The BJP is also understood to have expressed concern over the Rs 300 crore limit in the liability of the nuclear power plant operator.

"All these issues are there and we will discuss all that in the standing committee," said Yechury when asked about the Rs 300 crore limit.

Reports had it that the government was keen on getting the Bill passed in the ongoing budget session itself.

National Security Adviser Shivshankar Menon had met BJP leader Arun Jaitley to brief him about the Bill, but the main opposition is yet to have all its concerns addressed.

Mr. Jaitley is understood to have given a list of queries regarding the Bill to Menon but was yet to get any reply.

The Bill was approved by the Union Cabinet on November 20 last year.

According to the provisions in the draft legislation, the operator would not be liable for any nuclear damage if the incident was caused by "grave national disaster of exceptional character", armed conflict or act of terrorism and suffered by person on account of his own negligence.

Former Atomic Energy Commission Chairman and key architect of the Indo-US nuclear deal Anil Kakodkar feels that the liability limit is optimum.

"It was important that this amount was not kept too low. I think this is the appropriate and reasonable level," he said adding that it was "quite balanced and needs to be passed in its present form".

The Bill also provides for establishment of Nuclear Damage Claims Commission which will have one or more claims commissioners for a specified area.

The claims commissioner shall have all powers of a civil court for the purpose of taking evidence on oath, enforcing attendance of witnesses, compelling the discovery and production of documents and other material objects.

Environment activists have described as a violation of fundamental rights the proposed attempt to cap the level of compensation to victims of a nuclear accident.

"Under Article 21 of the Constitution, there is no warrant or justification for capping nuclear liability," noted jurist Soli Sorabjee said in his opinion to Greenpeace.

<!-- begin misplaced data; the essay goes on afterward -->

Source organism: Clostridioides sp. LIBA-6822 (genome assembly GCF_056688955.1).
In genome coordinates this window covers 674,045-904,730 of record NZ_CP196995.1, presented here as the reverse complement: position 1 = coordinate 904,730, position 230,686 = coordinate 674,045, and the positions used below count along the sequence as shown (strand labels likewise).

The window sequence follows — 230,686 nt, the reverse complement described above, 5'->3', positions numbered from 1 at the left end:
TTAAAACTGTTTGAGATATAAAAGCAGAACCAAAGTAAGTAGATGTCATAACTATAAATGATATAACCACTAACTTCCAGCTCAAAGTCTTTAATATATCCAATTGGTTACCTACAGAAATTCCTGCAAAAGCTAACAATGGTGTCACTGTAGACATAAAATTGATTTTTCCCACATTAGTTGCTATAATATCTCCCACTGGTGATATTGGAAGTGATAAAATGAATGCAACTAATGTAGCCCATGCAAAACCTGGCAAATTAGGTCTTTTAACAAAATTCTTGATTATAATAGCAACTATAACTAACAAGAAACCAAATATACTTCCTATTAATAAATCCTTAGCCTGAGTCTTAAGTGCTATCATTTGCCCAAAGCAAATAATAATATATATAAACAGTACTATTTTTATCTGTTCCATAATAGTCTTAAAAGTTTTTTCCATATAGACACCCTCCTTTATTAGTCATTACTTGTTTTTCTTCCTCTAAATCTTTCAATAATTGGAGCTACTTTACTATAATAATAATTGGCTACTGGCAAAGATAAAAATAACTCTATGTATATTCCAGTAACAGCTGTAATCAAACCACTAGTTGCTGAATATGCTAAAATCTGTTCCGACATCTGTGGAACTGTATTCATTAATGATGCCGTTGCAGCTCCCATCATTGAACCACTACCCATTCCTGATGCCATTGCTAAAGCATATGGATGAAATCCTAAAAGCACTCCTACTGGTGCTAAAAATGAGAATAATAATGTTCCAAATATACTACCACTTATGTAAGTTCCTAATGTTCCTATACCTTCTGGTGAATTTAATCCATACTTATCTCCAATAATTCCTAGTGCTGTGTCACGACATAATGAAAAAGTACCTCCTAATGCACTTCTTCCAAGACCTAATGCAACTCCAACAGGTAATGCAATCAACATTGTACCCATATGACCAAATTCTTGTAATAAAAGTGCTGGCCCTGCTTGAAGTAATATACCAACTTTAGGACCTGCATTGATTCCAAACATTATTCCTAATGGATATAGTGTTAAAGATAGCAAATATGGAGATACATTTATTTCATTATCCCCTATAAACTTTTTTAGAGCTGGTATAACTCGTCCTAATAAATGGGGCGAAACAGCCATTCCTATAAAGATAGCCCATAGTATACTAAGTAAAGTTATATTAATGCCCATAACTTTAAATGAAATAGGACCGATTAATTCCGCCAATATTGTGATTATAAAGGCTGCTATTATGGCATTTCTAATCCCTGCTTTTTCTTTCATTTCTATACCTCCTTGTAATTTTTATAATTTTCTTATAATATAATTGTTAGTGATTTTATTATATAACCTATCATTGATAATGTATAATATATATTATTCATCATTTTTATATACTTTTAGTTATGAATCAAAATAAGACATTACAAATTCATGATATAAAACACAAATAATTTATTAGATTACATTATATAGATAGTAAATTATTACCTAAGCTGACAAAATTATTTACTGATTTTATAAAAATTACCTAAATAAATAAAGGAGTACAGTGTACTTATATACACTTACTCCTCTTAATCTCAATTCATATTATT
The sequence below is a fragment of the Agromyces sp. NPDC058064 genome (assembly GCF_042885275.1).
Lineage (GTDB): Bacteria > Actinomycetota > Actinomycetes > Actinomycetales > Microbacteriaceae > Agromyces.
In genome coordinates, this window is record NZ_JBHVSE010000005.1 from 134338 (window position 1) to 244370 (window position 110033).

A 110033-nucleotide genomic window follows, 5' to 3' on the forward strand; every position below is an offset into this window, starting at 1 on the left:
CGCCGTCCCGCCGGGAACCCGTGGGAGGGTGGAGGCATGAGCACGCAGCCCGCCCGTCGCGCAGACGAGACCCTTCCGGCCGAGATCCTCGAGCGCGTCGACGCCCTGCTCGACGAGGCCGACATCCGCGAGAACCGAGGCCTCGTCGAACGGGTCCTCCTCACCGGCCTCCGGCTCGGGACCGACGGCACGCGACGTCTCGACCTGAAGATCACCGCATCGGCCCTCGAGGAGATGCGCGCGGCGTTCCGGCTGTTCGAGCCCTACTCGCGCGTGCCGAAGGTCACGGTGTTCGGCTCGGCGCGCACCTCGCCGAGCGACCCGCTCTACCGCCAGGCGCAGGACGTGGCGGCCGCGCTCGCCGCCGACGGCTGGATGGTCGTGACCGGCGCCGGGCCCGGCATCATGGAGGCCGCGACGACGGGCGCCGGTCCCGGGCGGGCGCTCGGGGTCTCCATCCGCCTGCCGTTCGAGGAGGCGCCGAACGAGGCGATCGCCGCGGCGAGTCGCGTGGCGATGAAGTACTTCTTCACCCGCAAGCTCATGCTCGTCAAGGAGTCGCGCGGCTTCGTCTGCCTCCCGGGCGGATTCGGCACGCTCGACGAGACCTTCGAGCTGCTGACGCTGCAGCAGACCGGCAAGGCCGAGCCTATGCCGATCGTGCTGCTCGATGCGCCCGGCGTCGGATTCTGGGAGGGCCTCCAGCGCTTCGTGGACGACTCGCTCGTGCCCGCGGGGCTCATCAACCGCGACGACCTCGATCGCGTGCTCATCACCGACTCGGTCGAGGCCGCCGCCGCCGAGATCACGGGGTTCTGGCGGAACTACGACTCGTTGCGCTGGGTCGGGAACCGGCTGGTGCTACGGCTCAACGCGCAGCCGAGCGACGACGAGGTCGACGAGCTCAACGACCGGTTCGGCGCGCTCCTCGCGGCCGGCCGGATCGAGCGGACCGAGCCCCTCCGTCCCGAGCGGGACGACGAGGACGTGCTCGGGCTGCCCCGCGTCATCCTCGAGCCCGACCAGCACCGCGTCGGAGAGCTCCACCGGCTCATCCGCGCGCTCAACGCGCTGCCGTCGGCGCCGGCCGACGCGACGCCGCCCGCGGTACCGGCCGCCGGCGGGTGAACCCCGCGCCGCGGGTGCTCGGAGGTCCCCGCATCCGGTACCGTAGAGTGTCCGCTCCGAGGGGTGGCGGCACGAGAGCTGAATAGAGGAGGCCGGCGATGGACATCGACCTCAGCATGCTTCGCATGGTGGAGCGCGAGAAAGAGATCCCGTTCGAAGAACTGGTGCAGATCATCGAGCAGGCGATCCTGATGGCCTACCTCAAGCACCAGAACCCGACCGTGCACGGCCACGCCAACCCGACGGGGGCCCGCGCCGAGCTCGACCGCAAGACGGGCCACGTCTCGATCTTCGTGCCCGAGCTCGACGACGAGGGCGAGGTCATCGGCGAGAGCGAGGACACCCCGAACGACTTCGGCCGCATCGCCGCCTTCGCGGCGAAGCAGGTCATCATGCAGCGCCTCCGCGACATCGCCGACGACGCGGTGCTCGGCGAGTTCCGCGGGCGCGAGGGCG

"Any such move (to limit compensation) will be in defiance of the Supreme Court judgements and will be contrary to the interest of people of India and their fundamental rights under Article 21 of the Constitution," he said.

Issues relating to the remaining steps of the nuclear deal -- reprocessing pact and civil liability legislation -- are expected to be key points in Prime Minister Manmohan Singh's agenda when he meets US President Barack Obama on the sidelines of the Nuclear Security Summit next month.

After award of compensation, the operator has the right to appeal in three cases, one of which is when he argues that the incident resulted from "wilful act or gross negligence" of a supplier of material, equipment or services.

The right to claim compensation has a limit of 10 years from the date of incident. The exception is of stolen, lost, jettisoned or abandoned nuclear material, where the period is increased to 20 years.

The government is expected to argue that the legislation is necessary as the Atomic Energy Act that governs the nuclear power sector is silent on compensation.

Several insurance companies also do not cover injuries caused due to radiation.

The state-run Nuclear Power Corporation of India that operates all atomic power plants in the country has set aside Rs 500 crore to meet compensation requirements in case of a nuclear incident.